The regular working hours were from 5 A.M. to 8 P.M., with six full
days' labor per week. One investigator remarks: "It is a very common
practice with the great populous parishes in London to bind children in
large numbers to the proprietors of cotton-mills in Lancashire and
Yorkshire, at a distance of 200 miles. The children are sent off by
waggon loads at a time, and are as much lost for ever to their parents
as if they were shipped off for the West Indies. The parishes that bind
them, by procuring a settlement for the children at the end of forty
days, get rid of them for ever; and the poor children have not a human
being in the world to whom they can look up for redress against the
wrongs they may be exposed to from these wholesale dealers in them,
whose object it is to get everything they can possibly wring from their
excessive labor and fatigue."

In the mines conditions were still worse, and a report in 1842 states:
"Children are taken at the earliest ages, if only to be used as living
and waving candlesticks, or to keep rats from a dinner, and it is in
pits of the worst character, too, in which most female children are
employed. It would appear from the practical returns obtained by the
commissioner, that about one-third of the persons employed in coal mines
are under eighteen years of age, and that much more than one-third of
this proportion are under thirteen years of age." In certain mines there
was no distinction of sex so far as underground labor was concerned. The
men worked entirely naked and were assisted by females of all ages, from
girls of six years to women of twenty-one, who were quite naked down to
the waist.

But if oppression was rife, education at a low ebb, and misery
prevalent, the religion of the people was receiving attention. The
period was, in fact, one of revival in religion. The Wesleyan revival
was in full swing, and Evangelical Christianity was making great
advances. Between 1799 and 1804 there were founded, "The British and
Foreign Bible Society," "The London Missionary Society," and "The
Mission To The Jews."

When the Education Bill of 1819 came before the House of Lords, out of
eighteen Bishops who voted on the measure, fifteen voted against it!
Thus the religionists were most active during the period when a
condition approximating white slavery existed. And why should this not
have been so, when the Church is not interested in the social and
economic status of its adherents during their existence on this planet,
but is avowedly concerned with deluding its devotees into a mythical
belief in a life hereafter? The greatest number of slaves and the
greatest degradation of workers is to be found in those times and places
where religious superstition is most powerful.

In our own country, as well as in England, the labor movement has
developed not merely outside the range of organized Christianity, but in
the teeth of the bitterest opposition to it. Christianity, since it came
into power, has always preached to the poor in defense of the privileges
and possessions of the rich.

In a recent publication by Jerome Davis, which is entitled "Labor Speaks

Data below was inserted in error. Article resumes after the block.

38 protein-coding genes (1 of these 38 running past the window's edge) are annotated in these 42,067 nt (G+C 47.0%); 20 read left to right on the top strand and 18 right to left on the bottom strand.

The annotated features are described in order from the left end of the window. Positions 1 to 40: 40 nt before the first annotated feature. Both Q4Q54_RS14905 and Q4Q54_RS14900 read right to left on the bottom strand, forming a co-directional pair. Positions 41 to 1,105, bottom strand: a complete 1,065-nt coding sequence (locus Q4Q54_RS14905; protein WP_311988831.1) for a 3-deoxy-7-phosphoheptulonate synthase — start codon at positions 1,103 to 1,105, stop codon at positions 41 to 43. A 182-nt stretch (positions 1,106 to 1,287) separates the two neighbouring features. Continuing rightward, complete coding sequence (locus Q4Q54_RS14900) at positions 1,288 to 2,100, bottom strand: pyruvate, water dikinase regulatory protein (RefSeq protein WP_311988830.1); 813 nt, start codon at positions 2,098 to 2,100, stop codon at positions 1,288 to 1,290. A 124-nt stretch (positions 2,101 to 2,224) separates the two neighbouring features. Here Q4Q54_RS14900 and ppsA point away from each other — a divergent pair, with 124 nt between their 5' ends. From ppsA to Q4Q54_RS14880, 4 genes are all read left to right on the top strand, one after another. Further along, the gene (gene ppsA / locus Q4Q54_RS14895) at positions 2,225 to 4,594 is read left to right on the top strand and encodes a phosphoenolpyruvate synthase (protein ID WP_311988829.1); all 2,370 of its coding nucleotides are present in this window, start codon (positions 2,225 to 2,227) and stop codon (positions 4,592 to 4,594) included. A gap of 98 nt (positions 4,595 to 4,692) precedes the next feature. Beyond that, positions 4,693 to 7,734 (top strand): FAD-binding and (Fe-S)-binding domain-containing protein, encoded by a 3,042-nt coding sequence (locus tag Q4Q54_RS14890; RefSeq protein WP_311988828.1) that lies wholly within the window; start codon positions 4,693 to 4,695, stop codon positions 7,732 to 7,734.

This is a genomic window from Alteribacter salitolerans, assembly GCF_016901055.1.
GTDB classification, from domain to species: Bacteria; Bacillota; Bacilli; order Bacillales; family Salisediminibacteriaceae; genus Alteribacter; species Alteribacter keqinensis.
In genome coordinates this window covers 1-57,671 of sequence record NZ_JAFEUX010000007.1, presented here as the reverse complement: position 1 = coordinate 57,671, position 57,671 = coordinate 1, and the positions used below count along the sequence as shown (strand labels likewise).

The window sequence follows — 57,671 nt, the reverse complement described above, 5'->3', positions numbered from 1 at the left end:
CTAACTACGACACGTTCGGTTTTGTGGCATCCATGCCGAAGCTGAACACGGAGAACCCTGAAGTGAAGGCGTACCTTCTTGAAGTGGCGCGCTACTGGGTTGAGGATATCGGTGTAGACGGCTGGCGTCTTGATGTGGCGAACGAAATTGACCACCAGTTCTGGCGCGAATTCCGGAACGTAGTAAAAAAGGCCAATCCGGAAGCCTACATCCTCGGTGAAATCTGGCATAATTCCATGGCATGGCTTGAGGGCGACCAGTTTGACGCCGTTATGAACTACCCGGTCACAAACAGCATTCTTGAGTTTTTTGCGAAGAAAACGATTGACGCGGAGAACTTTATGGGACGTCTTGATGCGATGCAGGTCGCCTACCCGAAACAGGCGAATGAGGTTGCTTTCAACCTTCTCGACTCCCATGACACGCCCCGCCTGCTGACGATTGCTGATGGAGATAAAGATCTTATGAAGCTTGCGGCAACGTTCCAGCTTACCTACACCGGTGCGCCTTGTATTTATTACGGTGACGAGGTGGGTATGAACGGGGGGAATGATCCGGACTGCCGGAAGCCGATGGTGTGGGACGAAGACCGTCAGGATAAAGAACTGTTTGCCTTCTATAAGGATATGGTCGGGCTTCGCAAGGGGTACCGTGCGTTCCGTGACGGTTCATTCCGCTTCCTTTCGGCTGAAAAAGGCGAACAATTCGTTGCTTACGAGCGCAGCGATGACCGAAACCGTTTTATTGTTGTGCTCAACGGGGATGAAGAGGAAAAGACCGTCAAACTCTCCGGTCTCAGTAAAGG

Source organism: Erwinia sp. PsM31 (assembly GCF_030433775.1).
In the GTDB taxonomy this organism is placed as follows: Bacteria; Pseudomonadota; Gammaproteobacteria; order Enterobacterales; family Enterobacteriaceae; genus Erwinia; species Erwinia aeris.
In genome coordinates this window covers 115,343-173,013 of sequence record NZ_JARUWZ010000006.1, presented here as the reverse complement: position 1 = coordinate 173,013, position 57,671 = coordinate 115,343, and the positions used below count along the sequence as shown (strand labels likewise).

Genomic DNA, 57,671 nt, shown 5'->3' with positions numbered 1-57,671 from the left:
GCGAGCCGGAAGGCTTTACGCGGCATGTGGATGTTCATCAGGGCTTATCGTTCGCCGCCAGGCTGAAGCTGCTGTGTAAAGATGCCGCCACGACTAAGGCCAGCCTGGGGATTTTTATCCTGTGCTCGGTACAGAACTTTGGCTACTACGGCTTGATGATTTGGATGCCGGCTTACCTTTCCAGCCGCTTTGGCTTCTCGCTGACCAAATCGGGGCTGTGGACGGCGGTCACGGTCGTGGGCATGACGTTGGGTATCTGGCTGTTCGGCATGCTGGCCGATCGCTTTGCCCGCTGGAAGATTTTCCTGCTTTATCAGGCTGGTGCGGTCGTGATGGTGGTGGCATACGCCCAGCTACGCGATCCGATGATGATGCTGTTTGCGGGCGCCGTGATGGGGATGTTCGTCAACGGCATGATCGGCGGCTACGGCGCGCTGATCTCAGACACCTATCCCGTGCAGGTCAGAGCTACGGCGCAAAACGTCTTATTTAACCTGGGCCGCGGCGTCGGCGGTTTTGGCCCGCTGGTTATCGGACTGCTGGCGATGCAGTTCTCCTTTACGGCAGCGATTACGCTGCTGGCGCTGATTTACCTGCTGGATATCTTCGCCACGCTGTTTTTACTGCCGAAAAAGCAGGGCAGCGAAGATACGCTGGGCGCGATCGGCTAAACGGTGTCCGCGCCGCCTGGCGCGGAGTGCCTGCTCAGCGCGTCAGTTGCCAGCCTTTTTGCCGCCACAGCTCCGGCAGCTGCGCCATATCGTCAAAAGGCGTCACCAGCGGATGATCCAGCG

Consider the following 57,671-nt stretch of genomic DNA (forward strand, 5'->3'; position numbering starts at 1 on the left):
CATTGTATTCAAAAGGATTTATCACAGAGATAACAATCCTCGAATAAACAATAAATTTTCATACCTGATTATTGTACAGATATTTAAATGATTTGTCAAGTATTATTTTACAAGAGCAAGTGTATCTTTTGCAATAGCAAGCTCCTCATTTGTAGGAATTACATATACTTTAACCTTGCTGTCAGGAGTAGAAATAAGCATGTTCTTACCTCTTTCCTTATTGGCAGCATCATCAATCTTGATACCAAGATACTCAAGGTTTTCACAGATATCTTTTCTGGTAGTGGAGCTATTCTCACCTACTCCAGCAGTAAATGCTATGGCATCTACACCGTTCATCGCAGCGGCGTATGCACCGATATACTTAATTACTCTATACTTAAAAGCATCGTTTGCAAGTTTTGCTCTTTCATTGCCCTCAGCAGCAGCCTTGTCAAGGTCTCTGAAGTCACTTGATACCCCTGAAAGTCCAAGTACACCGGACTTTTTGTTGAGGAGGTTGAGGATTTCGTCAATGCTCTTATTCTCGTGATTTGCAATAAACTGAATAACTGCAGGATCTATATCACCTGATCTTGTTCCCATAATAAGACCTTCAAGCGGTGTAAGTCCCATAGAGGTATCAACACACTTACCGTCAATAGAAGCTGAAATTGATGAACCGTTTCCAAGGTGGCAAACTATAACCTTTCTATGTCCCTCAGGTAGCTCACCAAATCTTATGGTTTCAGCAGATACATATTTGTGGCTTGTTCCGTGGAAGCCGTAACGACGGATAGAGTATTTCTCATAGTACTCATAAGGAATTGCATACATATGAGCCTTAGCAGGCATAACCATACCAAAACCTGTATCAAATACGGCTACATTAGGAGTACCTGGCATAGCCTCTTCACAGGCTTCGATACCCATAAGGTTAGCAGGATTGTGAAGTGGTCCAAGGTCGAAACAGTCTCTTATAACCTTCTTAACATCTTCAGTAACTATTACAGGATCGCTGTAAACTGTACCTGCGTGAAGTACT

for Itself on Religion," the author has compiled the opinions of labor
leaders in the United States, Canada, Great Britain, Russia, Germany,
Czechoslovakia, Mexico, China, Austria, Australia, Belgium, and Japan.
It is a terrific indictment by labor against organized religion. The
author tells us, "Here is labor speaking for itself, and in the by and
large it feels that the Church has not understood or helped it to secure
justice. The majority believe that the Church has a capitalistic bias.
It is a class institution for the upper and middle classes." This is
putting the matter rather mildly when one considers their grievances
expressed in their own words. Again Jerome Davis asks, "Is it possible
that our Church leaders are to some extent blinded by current
conventional standards? Are they so busy sharing the wealth of the
prosperous with others in spiritual quests that they fail to see some
areas of desperate social need? Do they to some degree unconsciously
exchange the gift of prophecy for yearly budgets and business boards?"

James H. Maurer, the president of the Pennsylvania Federation of Labor,
speaks for labor and the title of his subject is, "Has the Church
Betrayed Labor?" Mr. Maurer's opinion follows: "A worker living from
hand to mouth, and lucky if he is not hopelessly in debt besides,
working at trip-hammer speed when he has work, with no security against
enforced idleness, sickness, and old age, can hardly be expected to
become deeply interested in, or a very enthusiastic listener to sermons
about Lot's disobedient wife, who because she looked back was turned
into a pillar of salt. He is far more concerned about his own overworked
and perhaps underfed wife who, due to the strain of trying to raise his
family on a meager income that permits of no rest or proper medical
care, is slowly but surely turning into a corpse. To go to a church and
listen to a sermon about the sublimeness of being humble and meek, that
no matter how desperate the struggle to live may be one should be
contented and not envy the more fortunate, because God in His infinite
wisdom has ordained that there shall be rich and poor and that no matter
how heavy one's burdens on this earth, one should bear them meekly and
look for reward in the world to come and remember that God loves the
poor--such sermons naturally sound pleasing to the ears of the wealthy
listeners, and the usual reward is a shower of gold and hearty
congratulations by the sleek and well-fed members of the congregation.
But to an intelligent worker such sermons sound like capitalistic
propaganda, upon which he is constantly being fed by every
labor-exploiting concern in the country, and quite naturally he tries to
avoid getting an extra dose of the same kind of buncombe on Sunday....